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New York and other top cities—including Chicago, Los Angeles, San Francisco, and Boston—have been suffering the largest net out-migration of residents of virtually all places in the country, albeit the pattern has slowed with the recession.

It’s astonishing that, even with the many improvements over the past decade in New York, for example, more residents left its five boroughs for other locales in 2006 than in 1993, when the city was in demonstrably far worse shape. In 2006, the city had a net loss of 153,828 residents through domestic out-migration, compared to a decline of 141,047 in 1993, with every borough except Brooklyn experiencing a higher number of out-migrants in 2006.

Since the 1990s virtually all the gains made in the New York economy have accrued to the highest income earners. Overall, New York has the smallest share of middle-income families in the nation, according to a recent Brookings Institution study; its proportion of middle-income neighborhoods was smaller than any metropolitan area, except for Los Angeles. . . .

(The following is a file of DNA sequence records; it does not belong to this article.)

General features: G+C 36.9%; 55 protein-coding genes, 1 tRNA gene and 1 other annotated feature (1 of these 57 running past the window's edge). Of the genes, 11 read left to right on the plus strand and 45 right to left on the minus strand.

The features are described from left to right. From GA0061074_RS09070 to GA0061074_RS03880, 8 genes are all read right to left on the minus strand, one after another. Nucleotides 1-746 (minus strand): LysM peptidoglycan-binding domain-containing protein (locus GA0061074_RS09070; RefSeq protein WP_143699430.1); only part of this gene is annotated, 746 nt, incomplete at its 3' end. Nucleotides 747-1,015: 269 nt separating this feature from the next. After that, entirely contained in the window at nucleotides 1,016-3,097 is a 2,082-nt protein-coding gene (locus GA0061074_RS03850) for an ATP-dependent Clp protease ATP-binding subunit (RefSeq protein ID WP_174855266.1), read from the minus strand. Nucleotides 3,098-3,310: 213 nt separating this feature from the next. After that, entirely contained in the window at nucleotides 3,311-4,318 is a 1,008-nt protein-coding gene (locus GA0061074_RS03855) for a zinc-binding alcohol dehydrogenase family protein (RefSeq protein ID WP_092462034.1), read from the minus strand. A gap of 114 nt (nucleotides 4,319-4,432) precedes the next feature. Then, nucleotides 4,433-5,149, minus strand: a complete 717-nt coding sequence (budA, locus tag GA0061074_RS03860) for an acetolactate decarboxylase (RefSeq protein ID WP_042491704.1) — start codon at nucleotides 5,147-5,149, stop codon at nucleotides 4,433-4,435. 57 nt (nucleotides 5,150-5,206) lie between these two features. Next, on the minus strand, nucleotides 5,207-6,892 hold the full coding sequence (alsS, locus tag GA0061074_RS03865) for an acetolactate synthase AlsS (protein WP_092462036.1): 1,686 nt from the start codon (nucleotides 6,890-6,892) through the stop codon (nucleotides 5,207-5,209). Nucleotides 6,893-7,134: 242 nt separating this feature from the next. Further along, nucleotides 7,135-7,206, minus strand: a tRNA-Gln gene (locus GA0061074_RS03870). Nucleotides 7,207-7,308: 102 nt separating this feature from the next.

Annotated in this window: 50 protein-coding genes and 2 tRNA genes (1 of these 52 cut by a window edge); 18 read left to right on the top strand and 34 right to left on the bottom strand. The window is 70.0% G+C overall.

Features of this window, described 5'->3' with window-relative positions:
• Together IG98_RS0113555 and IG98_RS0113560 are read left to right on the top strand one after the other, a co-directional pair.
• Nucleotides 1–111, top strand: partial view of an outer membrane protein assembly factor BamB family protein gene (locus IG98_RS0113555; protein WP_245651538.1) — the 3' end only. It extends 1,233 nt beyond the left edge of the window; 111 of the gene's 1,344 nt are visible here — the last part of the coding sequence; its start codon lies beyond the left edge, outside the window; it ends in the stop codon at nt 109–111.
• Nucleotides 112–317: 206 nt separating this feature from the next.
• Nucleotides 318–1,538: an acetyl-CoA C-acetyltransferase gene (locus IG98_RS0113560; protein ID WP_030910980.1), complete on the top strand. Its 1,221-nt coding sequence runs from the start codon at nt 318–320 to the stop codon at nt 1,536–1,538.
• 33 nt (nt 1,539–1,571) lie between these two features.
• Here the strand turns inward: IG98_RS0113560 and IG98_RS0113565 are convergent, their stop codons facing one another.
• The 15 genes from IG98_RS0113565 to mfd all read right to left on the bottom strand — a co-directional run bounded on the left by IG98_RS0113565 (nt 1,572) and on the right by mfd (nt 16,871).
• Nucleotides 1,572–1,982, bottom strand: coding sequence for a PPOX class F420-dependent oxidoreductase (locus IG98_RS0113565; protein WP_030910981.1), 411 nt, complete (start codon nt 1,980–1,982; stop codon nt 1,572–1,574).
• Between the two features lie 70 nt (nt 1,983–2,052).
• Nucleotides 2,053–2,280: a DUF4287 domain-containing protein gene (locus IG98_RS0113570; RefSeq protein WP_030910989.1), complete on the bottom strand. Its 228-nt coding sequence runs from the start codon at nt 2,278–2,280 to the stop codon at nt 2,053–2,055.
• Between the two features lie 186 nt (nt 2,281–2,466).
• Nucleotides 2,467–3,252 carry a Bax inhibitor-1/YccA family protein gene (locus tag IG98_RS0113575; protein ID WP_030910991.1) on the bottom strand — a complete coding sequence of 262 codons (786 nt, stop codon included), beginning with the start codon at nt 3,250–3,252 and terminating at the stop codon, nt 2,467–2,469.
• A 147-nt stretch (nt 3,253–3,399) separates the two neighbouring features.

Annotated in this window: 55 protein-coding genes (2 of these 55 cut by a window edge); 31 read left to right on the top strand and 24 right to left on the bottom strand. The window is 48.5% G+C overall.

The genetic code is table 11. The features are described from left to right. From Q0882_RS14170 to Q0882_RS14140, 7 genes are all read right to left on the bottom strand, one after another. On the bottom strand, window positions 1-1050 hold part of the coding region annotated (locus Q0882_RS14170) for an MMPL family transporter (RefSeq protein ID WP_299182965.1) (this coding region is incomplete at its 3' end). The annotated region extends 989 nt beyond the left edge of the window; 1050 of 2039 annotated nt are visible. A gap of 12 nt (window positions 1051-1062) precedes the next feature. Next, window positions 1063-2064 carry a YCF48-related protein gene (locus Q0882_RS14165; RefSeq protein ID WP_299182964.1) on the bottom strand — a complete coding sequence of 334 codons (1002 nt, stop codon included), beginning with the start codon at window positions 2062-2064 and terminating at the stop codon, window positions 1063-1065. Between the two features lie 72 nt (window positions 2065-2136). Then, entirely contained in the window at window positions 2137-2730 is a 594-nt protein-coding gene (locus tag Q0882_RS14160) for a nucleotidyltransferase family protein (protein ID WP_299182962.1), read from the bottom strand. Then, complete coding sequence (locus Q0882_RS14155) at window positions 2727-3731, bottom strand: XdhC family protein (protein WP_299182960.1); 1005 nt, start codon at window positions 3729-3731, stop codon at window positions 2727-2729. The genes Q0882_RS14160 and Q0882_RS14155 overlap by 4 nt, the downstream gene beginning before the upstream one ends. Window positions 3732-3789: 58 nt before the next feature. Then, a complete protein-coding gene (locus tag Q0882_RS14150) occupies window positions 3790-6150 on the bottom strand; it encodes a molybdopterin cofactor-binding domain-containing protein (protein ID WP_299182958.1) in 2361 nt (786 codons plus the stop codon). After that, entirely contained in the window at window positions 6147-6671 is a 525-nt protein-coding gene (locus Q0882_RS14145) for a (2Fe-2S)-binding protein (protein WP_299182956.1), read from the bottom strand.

[M]iddle-class sensibilities get short shrift by urban scholars such as Richard Florida, who argue that in the so-called “creative age” places of residence should be “leased” like cars. In his mind, single-family homes, the ideal of homeownership, should be replaced “by a new kind of housing” that embraces higher forms of density without long-term commitment to a particular residence or location.

In fact, the sustainable city of the future will depend precisely on commitment and long-term residents. It also will rest on the revival of traditional institutions that have faded in many of today’s cities. Churches—albeit often in reinvented form—help maintain and nurture such communities. Similarly, extended family networks will be critical to future successful urban areas. As Queens resident and real estate agent Judy Markowitz puts it, “In Manhattan people with kids have nannies. In Queens, we have grandparents.”